As the Daily Beast puts it in their link to this Wall Street Journal article, the message from Clintonland is “sorry, not sorry.” Two months after revelations that the Clinton Foundation took millions of dollars from foreign governments during Hillary Clinton’s tenure as Secretary of State, some of which represent the worst offenders of human and women’s rights in the world, the Clinton Foundation insists that they’re keeping the cash, as Mary Katharine also noted last night:
The board of the Bill, Hillary and Chelsea Clinton Foundation has decided to continue accepting donations from foreign governments, primarily from six countries, even though Hillary Clinton is running for president, a summary of the new policy to be released Thursday shows.
The rules would permit donations from Australia, Canada, Germany, the Netherlands, Norway and the U.K.—countries that support or have supported Clinton Foundation programs on health, poverty and climate change, according to the summary.
That means other nations would be prohibited from making large donations to the foundation. But those governments would be allowed to participate in the Clinton Global Initiative, a subsidiary of the foundation where companies, nonprofit groups and government officials work on solutions to global problems.
In other words, this is nothing but a threadbare dodge. The main foundation fund won’t take checks from oppressive regimes, but their subsidiary will. Progress! It remains to be seen whether the national news media will swallow this as some sort of improvement, or take umbrage at the assumption the Clintons clearly hold about low intellect and integrity within the Fourth Estate. I’d bet on the former, but I’m willing to be surprised.
Even those countries still allowed to give to the main fund might create political headaches, James Grimaldi reports:
Still, even the allowed countries would pose issues for a Hillary Clinton administration. Canada’s Foreign Department has made Clinton Foundation donations and is also leading the charge to win approval for the Keystone XL pipeline. Germany and the U.K. are two of the five countries, including the U.S., that drafted an antinuclear accord with Iran. The U.S. and Germany also differ on how best to respond to Russia’s aggression in Ukraine.
True, but those are more normal policy headaches. Hillary Clinton will struggle to distinguish her own stands on foreign policy from Barack Obama’s, and shift blame for the disasters of Libya and Egypt on her own watch. Those will be bigger headaches for Hillary than this, but it still leaves the question of foreign influence on presidential elections — a question Reince Priebus plans to keep asking, according to Grimaldi.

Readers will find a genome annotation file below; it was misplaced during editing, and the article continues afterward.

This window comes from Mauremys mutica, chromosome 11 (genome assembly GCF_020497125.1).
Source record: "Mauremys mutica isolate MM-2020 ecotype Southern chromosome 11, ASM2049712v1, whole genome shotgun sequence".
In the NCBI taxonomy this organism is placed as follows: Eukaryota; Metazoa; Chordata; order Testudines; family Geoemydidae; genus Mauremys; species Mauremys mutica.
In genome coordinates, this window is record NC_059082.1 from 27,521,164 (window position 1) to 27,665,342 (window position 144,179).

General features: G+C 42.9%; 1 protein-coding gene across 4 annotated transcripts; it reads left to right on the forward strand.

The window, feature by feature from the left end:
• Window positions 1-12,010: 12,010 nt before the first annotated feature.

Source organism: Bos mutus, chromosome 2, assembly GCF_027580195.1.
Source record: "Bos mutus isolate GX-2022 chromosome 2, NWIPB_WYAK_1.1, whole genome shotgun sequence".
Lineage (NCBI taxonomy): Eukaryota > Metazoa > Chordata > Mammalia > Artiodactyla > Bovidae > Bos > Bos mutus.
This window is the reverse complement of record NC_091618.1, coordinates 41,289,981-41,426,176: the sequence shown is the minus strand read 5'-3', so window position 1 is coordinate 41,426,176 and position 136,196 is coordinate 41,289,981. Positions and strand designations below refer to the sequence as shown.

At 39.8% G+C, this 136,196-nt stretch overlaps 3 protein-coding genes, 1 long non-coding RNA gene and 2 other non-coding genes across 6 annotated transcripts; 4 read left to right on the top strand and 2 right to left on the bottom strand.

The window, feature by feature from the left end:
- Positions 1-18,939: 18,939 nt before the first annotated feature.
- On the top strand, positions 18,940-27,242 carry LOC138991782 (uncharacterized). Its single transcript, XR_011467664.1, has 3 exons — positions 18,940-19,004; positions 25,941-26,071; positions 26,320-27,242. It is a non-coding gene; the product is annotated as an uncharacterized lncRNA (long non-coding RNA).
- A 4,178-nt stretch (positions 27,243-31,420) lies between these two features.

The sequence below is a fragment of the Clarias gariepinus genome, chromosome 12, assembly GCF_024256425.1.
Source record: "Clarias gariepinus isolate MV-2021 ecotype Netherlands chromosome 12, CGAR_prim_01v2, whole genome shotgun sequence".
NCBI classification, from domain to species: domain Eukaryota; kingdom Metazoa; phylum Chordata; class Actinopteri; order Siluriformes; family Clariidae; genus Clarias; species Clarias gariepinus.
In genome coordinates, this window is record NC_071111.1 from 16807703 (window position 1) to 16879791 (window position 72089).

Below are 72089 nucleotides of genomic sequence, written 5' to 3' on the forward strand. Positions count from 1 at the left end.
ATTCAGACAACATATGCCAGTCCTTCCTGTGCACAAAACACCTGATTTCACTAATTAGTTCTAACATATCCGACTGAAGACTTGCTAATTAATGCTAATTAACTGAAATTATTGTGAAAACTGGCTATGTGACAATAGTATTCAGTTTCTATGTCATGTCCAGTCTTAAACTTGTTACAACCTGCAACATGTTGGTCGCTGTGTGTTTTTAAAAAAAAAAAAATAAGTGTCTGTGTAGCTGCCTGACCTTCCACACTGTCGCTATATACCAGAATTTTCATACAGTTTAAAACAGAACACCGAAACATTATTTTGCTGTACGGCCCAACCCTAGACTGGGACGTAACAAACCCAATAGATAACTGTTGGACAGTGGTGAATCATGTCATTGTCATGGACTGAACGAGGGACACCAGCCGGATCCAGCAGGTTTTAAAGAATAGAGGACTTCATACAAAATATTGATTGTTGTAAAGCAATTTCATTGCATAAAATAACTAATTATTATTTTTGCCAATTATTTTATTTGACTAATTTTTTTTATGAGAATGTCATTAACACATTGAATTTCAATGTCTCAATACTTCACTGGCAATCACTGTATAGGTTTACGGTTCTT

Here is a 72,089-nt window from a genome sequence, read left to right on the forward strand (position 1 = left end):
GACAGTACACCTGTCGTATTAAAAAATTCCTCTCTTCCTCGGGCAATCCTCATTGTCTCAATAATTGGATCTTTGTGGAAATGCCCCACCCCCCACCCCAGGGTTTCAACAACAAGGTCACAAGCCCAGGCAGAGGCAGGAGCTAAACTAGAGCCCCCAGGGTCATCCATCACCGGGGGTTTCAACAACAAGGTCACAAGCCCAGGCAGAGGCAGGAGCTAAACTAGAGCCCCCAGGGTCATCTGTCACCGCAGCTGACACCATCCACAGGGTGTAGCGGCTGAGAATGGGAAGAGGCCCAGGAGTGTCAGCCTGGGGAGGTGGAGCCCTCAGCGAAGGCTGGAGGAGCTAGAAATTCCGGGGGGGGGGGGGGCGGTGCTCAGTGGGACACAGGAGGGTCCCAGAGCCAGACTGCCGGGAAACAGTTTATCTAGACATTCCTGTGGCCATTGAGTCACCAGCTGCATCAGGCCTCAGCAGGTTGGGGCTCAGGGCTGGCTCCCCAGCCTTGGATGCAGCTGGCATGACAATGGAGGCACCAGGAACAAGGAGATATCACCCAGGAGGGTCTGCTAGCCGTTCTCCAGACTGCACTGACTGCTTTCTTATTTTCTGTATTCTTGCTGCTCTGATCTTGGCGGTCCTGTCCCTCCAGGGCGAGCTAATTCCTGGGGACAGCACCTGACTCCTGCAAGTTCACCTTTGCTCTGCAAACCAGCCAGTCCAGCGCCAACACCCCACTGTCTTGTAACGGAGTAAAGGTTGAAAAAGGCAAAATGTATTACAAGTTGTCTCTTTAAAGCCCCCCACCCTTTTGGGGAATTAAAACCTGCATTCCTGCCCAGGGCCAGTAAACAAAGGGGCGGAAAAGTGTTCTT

Still, the biggest problem for Hillary remains: campaigning on Woman Power while her family foundation got fat on cash from oppressors. The baldfaced hypocrisy of the foundation’s acquisitiveness has some human-rights activists aghast, but not exactly active. One filmmaker working to raise awareness of oppression of women in Pakistan suggests that all candidates should pledge against taking money from the regimes who treat women as chattel. Raheel Raza’s proposal would be rather limited in application, though:
A prominent Pakistani-born women’s rights activist is asking presidential candidates, including Hillary Clinton, to pledge not to accept donations from foreign nations that oppress women. Raheel Raza, the Canadian journalist behind the documentary film Honor Diaries, is requesting all the presidential candidates, from both parties and both “men and women,” to sign her pledge.
“This week, Hillary Clinton announced her candidacy for President,” said Raza in a statement. “As a woman, I congratulate her, but as a women’s rights advocate, I’m concerned about the $13,000,000-$40,000,000 the Clinton Foundation reportedly took from regimes that persecute women, namely Saudi Arabia, Qatar, Oman and the UAE.”
Raza’s pledge is not limited to presidential campaigns, asking candidates to promise to “never take money from regimes that oppress women, even after I leave public office, including any libraries or foundations in my name.”
“If you’re running for President—and if you want women’s votes—you should sign ‘The Pledge to Women’ and say ‘no’ to money from regimes that forbid women to vote or run for office,” said Raza.
That won’t be a problem in the current Republican field. None of the candidates operates a family foundation with charitable activities that doubles as a parking place for their campaign talent. None of the potential Democratic challengers to Hillary do either. Perhaps Raza was just being polite, but why not speak out against the one national candidate to whom this applies by demanding that Hillary’s family foundation give the cash back or get out of the race? Wouldn’t that also be activism? It’s enough to remind one of the late 1990s, when all of those activists demanding an end to sexual harassment in the workplace rallied around the family who ruined those who endured it in the capitals of Little Rock and Washington DC.